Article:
Archive for September, 2015

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Veterans are in high demand – at least that’s the word on the street. Everywhere there are hundreds of job fairs, websites and organizations stating that there are hundreds or thousands of jobs out there for veterans. Small businesses to corporations pride themselves on being “military friendly” by appearing in a major magazine, hiring a fraction of veterans into their workforce and having a veteran transition program – which could be many different things. People in every corner of America are thanking veterans for their service and telling them how marketable they are.  With all of these great qualities, you’d think that getting hired into a job would be a piece of cake for a veteran, right?

The truth of the matter is that things are not as easy as the general public make them out to be.  Believe it or not, civilian employment can be intimidating to veterans. They are out of their comfort zone of the uniform and are now in a world of uncertainty. They are being courted by companies that say they need their military skills and experience for positions that are sometimes completely unrelated. Something that most veterans don’t know is that the results of landing a dream job right away are not typical. Veterans may spend hours each night on job boards, even military-specific ones, shooting out resumes and not hearing anything at all. Only 5% of veterans might find themselves in a job interview. And when the interview leads to a rejection phone call, it can leave the veteran feeling less and less confident about their choice to seek civilian employment. But what is the most disconcerting aspect about all this is that some employers who reject the veteran still claim to be “military friendly.” It seems like a slap in the face to a person whose service was once praised but is not even worth a job offer by the ones s/he served. In an essence, most veterans find themselves in a position of weakness when it comes to job seeking.

I definitely felt the resentment a few times in my life. Left active duty, went back to school, got a job but continued to look for one closer to home, went to job boards and heard nothing, went to job fairs and heard nothing, interviewed with military-friendly employers and got no results, then ended up working for the military again. Even at a job fair that was specifically for veterans, I left with a bad taste in my mouth because I couldn’t imagine myself working for those kinds of companies. It did, however, land me a few interviews afterwards. I’ve been told that just getting to the interview stage is a great opportunity in itself, and looking back at that experience I now realize how important the part of the interview is when they ask you, “what questions do you have for us?” Knowing what I know now, I would ask this question to a military-friendly employer out of general interest:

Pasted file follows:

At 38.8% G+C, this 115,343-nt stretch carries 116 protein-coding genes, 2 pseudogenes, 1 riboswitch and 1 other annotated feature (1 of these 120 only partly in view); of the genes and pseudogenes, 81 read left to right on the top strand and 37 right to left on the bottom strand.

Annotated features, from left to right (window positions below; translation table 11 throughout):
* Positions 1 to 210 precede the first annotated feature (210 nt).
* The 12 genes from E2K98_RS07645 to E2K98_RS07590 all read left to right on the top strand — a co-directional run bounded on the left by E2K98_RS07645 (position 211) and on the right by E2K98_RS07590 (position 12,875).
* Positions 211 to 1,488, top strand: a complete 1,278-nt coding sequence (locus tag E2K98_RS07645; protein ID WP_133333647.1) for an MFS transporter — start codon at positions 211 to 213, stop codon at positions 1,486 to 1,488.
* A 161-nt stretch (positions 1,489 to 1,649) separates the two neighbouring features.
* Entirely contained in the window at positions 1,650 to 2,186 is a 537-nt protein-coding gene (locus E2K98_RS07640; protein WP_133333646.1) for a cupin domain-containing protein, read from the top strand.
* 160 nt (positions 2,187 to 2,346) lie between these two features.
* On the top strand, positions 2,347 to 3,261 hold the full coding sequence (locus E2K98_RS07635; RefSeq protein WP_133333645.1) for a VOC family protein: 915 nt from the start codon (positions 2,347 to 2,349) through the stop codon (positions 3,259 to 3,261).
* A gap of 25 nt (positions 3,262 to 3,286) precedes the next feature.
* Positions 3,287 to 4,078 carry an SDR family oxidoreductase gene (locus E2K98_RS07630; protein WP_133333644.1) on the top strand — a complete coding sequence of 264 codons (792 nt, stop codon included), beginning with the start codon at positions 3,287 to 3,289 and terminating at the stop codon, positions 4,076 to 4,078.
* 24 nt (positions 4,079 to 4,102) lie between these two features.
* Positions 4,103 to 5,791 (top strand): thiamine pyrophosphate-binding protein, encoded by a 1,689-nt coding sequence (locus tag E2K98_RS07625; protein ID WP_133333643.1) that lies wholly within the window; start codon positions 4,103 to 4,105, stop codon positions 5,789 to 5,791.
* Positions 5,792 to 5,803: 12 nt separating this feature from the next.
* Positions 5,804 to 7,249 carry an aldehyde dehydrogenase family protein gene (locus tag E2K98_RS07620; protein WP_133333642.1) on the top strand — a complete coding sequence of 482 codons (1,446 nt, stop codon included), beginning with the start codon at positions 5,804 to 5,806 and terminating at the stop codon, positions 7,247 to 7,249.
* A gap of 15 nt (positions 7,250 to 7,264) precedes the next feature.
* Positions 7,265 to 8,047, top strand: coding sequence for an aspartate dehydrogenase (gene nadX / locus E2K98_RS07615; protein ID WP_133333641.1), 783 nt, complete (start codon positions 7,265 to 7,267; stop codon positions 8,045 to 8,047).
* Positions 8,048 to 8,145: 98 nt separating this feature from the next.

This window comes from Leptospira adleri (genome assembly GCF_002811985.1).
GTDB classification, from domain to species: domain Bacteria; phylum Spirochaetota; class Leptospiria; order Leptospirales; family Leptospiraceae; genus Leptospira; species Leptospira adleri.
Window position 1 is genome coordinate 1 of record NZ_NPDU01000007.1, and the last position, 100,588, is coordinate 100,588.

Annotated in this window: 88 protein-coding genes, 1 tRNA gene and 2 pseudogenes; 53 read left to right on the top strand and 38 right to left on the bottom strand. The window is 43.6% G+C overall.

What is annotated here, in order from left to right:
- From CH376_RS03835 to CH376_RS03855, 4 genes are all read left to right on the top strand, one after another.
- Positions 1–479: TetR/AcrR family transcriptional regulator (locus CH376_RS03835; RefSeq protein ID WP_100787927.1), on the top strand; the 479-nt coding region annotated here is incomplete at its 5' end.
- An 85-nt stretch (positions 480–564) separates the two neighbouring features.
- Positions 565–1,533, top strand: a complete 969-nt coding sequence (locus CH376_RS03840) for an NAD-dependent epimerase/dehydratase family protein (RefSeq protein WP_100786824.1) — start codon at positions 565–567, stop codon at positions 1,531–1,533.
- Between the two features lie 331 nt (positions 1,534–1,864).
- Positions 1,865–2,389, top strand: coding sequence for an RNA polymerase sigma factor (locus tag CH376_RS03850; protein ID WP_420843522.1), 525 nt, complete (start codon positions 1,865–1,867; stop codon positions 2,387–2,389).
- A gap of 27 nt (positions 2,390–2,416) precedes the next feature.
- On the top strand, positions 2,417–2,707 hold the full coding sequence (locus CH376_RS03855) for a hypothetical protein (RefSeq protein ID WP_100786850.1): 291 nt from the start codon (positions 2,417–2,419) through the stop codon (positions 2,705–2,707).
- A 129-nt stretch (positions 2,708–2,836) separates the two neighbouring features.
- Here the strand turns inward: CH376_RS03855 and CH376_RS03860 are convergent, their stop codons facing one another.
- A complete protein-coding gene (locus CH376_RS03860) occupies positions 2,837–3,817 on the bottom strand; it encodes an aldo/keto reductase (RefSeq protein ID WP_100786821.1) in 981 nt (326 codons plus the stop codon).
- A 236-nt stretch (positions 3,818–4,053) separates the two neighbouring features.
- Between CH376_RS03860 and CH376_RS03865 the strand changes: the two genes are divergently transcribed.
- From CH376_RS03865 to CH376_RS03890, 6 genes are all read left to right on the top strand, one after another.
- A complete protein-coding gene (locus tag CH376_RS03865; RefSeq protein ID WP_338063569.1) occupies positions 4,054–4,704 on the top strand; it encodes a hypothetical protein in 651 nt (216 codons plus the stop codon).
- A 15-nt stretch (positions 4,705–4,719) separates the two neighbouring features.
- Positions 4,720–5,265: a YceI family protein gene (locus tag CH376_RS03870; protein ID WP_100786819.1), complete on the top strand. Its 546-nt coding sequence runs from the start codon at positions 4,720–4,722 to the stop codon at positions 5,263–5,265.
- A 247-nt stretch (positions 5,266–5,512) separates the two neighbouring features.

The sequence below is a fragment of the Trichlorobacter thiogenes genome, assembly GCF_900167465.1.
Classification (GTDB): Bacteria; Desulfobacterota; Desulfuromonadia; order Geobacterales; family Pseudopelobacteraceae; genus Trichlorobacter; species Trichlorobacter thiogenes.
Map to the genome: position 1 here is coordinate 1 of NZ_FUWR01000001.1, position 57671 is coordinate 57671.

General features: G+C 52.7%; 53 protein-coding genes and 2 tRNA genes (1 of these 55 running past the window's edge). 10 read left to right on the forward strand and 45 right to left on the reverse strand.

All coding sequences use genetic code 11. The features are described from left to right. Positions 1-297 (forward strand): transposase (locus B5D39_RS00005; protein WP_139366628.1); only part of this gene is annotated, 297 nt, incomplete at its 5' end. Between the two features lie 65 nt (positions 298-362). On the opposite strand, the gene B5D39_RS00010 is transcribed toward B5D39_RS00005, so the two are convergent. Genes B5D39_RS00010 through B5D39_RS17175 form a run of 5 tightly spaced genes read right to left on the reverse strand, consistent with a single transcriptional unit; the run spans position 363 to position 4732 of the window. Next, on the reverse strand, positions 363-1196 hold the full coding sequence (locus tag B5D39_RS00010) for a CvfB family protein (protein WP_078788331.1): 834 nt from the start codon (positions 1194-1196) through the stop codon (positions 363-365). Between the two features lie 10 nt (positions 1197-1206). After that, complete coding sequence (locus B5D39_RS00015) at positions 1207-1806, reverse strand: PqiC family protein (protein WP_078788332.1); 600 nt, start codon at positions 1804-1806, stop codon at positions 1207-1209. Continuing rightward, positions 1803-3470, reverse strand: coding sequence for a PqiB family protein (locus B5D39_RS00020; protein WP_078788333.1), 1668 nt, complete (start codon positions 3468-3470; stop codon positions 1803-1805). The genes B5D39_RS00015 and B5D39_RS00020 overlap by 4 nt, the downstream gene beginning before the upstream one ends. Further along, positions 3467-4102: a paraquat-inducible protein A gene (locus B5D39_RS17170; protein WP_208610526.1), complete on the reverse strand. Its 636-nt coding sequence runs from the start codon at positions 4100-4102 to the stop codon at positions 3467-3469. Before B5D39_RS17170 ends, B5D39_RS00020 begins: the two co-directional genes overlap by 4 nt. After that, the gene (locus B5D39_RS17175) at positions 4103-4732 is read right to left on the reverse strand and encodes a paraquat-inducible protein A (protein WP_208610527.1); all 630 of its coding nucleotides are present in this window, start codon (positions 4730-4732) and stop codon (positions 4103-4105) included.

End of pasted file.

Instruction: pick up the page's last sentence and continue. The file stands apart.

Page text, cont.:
“What does your company offer that the military doesn’t offer?”

With this simple yet bold question, the tables are turned in the job seeking process. In an instant, I as a veteran no longer feel as if I am the one proving myself to a giant organization – it is now their turn. Too often people forget that part of the interview process is for the company to sell itself to the job seeker with hopes of “buying” or investing in his/her talents. If a question such as this is asked in the right context to a military-friendly employer, a whole new set of possible talking points opens up.  What really makes your company “military friendly?” What specific military skills are you looking for? What kinds of opportunities are you offering specifically to veterans? Does your benefits package include comprehensive health care, tuition assistance or retirement? Can I achieve the same camaraderie from your company as I did in the military? How is your company serving our country? Does the job offer anything more exciting than jumping out of an airplane or firing rockets (probably shouldn’t ask this one)?  The list goes on.

An important point that I believe companies should remember is that when courting veterans to fulfill employment goals, not all veterans are being forced out of the military. In fact, a small percentage are involuntarily separated against their will – many more leave the service because they have seen enough, be it combat, bureaucracy or hardships on family and quality of life. As they search for something better, they do not necessarily need a civilian employer to fulfill that dream. Many veterans participate in non-profits or start their own companies. If it came to it, they could turn right around and jump back into the military very easily, whether it be active or reserve duty. Disability also won’t stop many veterans from staying in the service – take a look at Master Sgt (ret) Leroy Petry of the 75th Ranger Regiment, who served for several more years even after losing his hand in combat.

Bottom line is that veterans are not dependent on any company, no matter how military friendly they might claim to be. However, that doesn’t mean that veterans aren’t willing to create friendly, positive relationships with employers. Not everyone is desperate – they are simply looking for something that could be as fulfilling as their military service once was. If a military-friendly company is truly able to offer that kind of environment in return for a diverse set of skills developed from the military, both elements will have achieved their goals.

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